Mansfield, Ohio


The history of the Ohio State Reformatory began in 1861, when the field where the reformatory would be built was used as a training camp for Civil War soldiers.

Later, the site was elected for the placement of the new Intermediate Penitentiary (the original name before it was changed to Ohio State Reformatory, intended to house young first-time offenders. Construction began in 1886 of the building that would feature three architectural styles: Victorian Gothic, Richardsonian Romanesque and Queen Anne. In 1891, the name was changed from Intermediate Penitentiary to Ohio State Reformatory.

The exterior of the building, which is built from brick and concrete, is designed in the Romanesque style giving the frontage a castle-like appearance. On September 15, 1896 the reformatory opened its doors to its first 150 offenders. These prisoners were brought by train from Columbus and put immediately to work on the prison sewer system and the 25-foot stone wall surrounding the complex.

The Reformatory remained in full operation until December 1990 when it was closed via federal court order resulting from a prisoners’ class action suit citing overcrowding and inhumane conditions. The closing date was moved to 1990 due to delays in constructing the replacement facility, which still stands to the west of the old prison.

Most of the grounds and support buildings, including the outer wall, have been demolished since the closing. In 1995, the Mansfield Reformatory Preservation Society was formed. They have turned the prison into a museum and conduct tours to help fund grounds rehabilitation projects and currently work to stabilize the buildings against further deterioration. The East Cell Block remains the largest free-standing steel cell block in the world at six tiers high.

What of the 154,000 inmates who passed through its gates? A packed house of criminals with a 94-year run is bound to have seen its share of violent ends.

The bloodiest single incident in the prison’s history occurred in 1948 when the Reformatory’s farm boss, his wife and daughter were kidnapped and shot to death by two parolees bent on revenge. A six-state manhunt for the so-called “Mad Dog Killers” ended in a shootout that left Robert Daniels in custody and his partner, James West, dead. Daniels was electrocuted at the prison on January 3, 1949.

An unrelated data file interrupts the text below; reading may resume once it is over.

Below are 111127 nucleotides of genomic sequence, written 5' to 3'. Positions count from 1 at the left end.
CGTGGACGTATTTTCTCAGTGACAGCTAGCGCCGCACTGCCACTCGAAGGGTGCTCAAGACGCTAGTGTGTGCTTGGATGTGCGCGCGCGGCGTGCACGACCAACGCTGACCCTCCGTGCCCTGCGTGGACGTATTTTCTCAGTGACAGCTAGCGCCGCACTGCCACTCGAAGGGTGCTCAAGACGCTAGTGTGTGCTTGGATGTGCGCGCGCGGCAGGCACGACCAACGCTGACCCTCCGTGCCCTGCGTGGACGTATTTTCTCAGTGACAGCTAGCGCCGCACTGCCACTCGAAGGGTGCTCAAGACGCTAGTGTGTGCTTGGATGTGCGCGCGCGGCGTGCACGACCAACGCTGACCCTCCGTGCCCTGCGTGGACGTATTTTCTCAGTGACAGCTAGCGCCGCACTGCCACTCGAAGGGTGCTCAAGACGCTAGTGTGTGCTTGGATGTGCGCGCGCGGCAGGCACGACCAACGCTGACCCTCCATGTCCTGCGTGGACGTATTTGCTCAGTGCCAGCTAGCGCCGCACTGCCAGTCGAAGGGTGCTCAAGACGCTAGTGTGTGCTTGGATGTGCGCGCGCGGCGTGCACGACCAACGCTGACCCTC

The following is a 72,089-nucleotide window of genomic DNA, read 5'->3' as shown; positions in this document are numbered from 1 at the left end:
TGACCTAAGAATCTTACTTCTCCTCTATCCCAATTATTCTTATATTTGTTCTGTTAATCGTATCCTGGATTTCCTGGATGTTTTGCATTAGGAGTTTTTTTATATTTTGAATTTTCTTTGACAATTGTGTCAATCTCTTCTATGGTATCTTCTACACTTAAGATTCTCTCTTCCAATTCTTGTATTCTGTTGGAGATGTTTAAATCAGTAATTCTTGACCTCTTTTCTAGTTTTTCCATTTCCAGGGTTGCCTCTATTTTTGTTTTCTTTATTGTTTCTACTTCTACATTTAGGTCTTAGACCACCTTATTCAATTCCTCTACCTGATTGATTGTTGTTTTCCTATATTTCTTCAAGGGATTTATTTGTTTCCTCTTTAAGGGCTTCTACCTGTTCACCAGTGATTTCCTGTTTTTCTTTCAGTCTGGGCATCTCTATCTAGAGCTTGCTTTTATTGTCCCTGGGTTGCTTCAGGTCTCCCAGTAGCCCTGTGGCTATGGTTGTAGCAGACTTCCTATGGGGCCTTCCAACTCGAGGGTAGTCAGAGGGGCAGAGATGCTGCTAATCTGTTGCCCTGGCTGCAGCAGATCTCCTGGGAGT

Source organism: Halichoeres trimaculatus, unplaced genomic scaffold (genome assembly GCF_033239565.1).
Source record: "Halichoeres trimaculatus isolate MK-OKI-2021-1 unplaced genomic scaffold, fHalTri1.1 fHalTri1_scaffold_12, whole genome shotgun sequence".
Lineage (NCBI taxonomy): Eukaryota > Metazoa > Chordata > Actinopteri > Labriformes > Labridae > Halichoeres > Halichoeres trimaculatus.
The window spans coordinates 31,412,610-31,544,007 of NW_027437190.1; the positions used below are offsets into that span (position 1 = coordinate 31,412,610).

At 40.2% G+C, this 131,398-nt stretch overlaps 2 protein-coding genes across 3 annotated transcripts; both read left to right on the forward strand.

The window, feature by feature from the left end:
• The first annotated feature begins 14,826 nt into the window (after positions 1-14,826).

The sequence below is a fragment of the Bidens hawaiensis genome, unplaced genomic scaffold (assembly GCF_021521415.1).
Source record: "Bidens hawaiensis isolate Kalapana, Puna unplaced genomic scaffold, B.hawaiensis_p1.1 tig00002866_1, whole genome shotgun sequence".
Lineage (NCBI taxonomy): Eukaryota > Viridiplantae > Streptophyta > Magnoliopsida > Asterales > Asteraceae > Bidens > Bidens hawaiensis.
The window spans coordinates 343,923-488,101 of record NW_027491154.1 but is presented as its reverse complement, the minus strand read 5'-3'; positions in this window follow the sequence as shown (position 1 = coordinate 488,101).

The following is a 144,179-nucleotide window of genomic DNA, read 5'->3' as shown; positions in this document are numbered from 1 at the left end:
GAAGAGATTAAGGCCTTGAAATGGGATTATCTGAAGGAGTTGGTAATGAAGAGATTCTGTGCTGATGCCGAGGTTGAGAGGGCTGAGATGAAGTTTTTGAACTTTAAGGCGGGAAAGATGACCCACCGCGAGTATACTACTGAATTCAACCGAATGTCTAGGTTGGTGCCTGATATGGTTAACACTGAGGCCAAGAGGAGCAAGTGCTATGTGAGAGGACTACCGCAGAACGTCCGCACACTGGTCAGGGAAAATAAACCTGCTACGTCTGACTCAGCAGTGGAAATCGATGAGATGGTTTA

One year later, in 1950, the Warden’s wife dislodged a pistol from its hiding place while reaching on a closet shelf. When it hit the floor, the gun went off, inflicting a fatal wound. Within the decade, the widowed Warden suffered a heart attack and died in his office in the prison.

The death toll at the prison has never been accurately tallied, but records reveal that at least one inmate managed to hang himself, another set himself on fire and more than one body was found stuffed beneath a bunk in the overcrowded tomb-like cells over the years. And those are only the incidents that the guards bothered to record. 215 of Mansfield’s victims, whether of violence, disease or the rare natural cause, lay unclaimed just outside its gates, while others are said to still inhabit its cell blocks.

Mansfield was the site where the movie “The Shawshank Redemption” was filmed. While some of its contemporary visitors are movie fans who come to see the leftover props, it is more commonly the destination of those researching its paranormal activity. Countless ghost hunters have passed through its gates and it has been featured on most of the ghost hunting shows. Almost all who pass through its lonely paint-peeled walls confess to feeling the lingering energy of inmates who still remain confined to its metal cages.


Spending a few days doing the Frank Lloyd Wright tours and House on the Rock in Wisconsin was a nice buffer between Vallisca and The Mansfield Reformatory. With everything that happened at the Axe House, I was a little apprehensive going to the old prison in Mansfield, Ohio; this, however, turned out to be a different experience.

The rain that had tormented us in Iowa followed us to Ohio. When you pull into the parking lot, the first thing you notice about this place is the amazing architecture. The outside of the building looks imposing, but doesn’t have a sinister feel to it, even taking into account all the hardship that has taken place inside. I wasn’t sure I was ready for this; after all, it was just a few days after Vallisca. Considering we may not make it this way again, we grabbed our things and went inside.

This turned out to be a ghost investigation/movie set tour. As everyone knows, the Shawshank Redemption was filmed here. They still had several of the props and sets still set up from the movie. For anyone who is a big fan of the film, this is a must see.

As far as supernatural experiences go, I would have to give this an ultra-light rating. In all fairness, we did tour it during the day and as we all know, the creeps come out at night. Other than the sheer feeling of misery (this was a prison, after all) I would have to say Mansfield Reformatory did not bear its teeth during our visit. I’d recommend it as totally worth a visit; however, have a feeling I would be writing something different if I had investigated this place at night.

My visit to the Mansfield Reformatory was deemed a 3.5 on the DFR:



Mansfield Reformatory Day and Overnight Ghost Tours


All images in the gallery are original images taken durring an investigation.

Brent Cummings
Author: Brent Cummings